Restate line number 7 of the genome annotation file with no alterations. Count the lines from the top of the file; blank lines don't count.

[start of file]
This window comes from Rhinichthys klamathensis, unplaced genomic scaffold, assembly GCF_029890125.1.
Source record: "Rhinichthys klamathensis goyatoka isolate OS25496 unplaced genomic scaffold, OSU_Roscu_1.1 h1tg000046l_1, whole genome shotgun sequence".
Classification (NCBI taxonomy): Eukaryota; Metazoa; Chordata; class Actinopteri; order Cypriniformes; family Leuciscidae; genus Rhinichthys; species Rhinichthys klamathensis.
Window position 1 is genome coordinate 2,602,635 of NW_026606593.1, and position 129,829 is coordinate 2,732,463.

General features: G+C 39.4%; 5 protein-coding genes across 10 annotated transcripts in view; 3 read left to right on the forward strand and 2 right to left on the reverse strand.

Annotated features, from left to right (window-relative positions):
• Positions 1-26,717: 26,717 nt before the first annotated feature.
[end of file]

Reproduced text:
• Positions 1-26,717: 26,717 nt before the first annotated feature.